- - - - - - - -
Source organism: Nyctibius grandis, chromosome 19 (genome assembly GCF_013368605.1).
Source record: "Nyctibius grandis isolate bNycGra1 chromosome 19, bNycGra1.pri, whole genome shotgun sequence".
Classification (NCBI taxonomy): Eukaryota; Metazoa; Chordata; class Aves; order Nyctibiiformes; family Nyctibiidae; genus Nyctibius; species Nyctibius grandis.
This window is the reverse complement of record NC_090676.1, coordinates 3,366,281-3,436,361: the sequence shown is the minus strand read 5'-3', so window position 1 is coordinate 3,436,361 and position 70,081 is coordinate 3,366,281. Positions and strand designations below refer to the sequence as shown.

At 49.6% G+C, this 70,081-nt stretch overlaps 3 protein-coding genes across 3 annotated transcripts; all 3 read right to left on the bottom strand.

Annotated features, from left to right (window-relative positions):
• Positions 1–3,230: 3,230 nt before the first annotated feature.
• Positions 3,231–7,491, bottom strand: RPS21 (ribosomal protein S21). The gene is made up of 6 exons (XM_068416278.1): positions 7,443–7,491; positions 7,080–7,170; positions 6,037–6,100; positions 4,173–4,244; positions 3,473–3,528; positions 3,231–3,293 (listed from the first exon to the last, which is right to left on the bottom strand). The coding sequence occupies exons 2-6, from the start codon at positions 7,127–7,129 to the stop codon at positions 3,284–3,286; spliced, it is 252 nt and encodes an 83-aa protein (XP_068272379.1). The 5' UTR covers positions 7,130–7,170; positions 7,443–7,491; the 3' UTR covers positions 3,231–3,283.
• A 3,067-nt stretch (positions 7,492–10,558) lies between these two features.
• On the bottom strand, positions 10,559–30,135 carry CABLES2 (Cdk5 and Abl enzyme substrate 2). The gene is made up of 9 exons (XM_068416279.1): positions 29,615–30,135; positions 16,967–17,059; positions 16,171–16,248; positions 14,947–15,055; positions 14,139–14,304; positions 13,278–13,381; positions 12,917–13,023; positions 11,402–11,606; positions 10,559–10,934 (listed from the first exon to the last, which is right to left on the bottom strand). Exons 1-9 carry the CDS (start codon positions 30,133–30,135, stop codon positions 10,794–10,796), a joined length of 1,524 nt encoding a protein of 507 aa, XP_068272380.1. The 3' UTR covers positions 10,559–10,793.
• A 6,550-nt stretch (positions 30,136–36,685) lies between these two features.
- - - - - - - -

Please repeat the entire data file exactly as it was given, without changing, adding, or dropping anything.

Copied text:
Source organism: Nyctibius grandis, chromosome 19 (genome assembly GCF_013368605.1).
Source record: "Nyctibius grandis isolate bNycGra1 chromosome 19, bNycGra1.pri, whole genome shotgun sequence".
Classification (NCBI taxonomy): Eukaryota; Metazoa; Chordata; class Aves; order Nyctibiiformes; family Nyctibiidae; genus Nyctibius; species Nyctibius grandis.
This window is the reverse complement of record NC_090676.1, coordinates 3,366,281-3,436,361: the sequence shown is the minus strand read 5'-3', so window position 1 is coordinate 3,436,361 and position 70,081 is coordinate 3,366,281. Positions and strand designations below refer to the sequence as shown.

At 49.6% G+C, this 70,081-nt stretch overlaps 3 protein-coding genes across 3 annotated transcripts; all 3 read right to left on the bottom strand.

Annotated features, from left to right (window-relative positions):
• Positions 1–3,230: 3,230 nt before the first annotated feature.
• Positions 3,231–7,491, bottom strand: RPS21 (ribosomal protein S21). The gene is made up of 6 exons (XM_068416278.1): positions 7,443–7,491; positions 7,080–7,170; positions 6,037–6,100; positions 4,173–4,244; positions 3,473–3,528; positions 3,231–3,293 (listed from the first exon to the last, which is right to left on the bottom strand). The coding sequence occupies exons 2-6, from the start codon at positions 7,127–7,129 to the stop codon at positions 3,284–3,286; spliced, it is 252 nt and encodes an 83-aa protein (XP_068272379.1). The 5' UTR covers positions 7,130–7,170; positions 7,443–7,491; the 3' UTR covers positions 3,231–3,283.
• A 3,067-nt stretch (positions 7,492–10,558) lies between these two features.
• On the bottom strand, positions 10,559–30,135 carry CABLES2 (Cdk5 and Abl enzyme substrate 2). The gene is made up of 9 exons (XM_068416279.1): positions 29,615–30,135; positions 16,967–17,059; positions 16,171–16,248; positions 14,947–15,055; positions 14,139–14,304; positions 13,278–13,381; positions 12,917–13,023; positions 11,402–11,606; positions 10,559–10,934 (listed from the first exon to the last, which is right to left on the bottom strand). Exons 1-9 carry the CDS (start codon positions 30,133–30,135, stop codon positions 10,794–10,796), a joined length of 1,524 nt encoding a protein of 507 aa, XP_068272380.1. The 3' UTR covers positions 10,559–10,793.
• A 6,550-nt stretch (positions 30,136–36,685) lies between these two features.